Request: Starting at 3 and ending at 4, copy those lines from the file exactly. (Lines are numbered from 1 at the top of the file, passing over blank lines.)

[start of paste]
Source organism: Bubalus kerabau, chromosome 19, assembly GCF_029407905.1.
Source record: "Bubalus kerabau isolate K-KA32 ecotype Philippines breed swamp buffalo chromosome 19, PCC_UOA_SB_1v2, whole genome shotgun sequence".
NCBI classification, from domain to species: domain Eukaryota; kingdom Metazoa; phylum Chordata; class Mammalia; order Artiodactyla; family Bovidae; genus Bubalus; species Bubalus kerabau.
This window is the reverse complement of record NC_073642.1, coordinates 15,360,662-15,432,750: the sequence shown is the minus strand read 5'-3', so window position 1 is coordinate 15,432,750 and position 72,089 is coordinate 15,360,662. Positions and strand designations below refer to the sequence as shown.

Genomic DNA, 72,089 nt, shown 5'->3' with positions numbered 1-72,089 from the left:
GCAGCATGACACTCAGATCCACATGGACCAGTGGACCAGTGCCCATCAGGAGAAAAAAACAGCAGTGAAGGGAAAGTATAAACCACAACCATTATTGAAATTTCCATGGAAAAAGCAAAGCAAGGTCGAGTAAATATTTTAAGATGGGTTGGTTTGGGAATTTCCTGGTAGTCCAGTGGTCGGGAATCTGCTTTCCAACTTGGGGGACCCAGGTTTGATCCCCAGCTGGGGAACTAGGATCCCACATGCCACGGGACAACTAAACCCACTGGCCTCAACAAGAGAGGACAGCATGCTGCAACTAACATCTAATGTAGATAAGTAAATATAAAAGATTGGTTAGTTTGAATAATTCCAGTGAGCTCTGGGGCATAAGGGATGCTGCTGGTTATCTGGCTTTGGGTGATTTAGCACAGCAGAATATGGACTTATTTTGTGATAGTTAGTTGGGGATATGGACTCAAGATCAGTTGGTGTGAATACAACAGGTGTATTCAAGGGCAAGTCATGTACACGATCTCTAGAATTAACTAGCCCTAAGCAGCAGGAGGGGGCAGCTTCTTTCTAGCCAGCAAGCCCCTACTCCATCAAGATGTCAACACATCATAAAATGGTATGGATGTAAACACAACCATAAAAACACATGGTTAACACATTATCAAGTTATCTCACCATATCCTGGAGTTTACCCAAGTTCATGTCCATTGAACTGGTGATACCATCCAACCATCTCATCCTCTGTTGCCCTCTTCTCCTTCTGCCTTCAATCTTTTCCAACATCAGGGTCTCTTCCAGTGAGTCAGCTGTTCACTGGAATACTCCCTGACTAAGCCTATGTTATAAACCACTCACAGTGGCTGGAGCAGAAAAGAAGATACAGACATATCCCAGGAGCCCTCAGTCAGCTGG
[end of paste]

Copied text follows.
NCBI classification, from domain to species: domain Eukaryota; kingdom Metazoa; phylum Chordata; class Mammalia; order Artiodactyla; family Bovidae; genus Bubalus; species Bubalus kerabau.
This window is the reverse complement of record NC_073642.1, coordinates 15,360,662-15,432,750: the sequence shown is the minus strand read 5'-3', so window position 1 is coordinate 15,432,750 and position 72,089 is coordinate 15,360,662. Positions and strand designations below refer to the sequence as shown.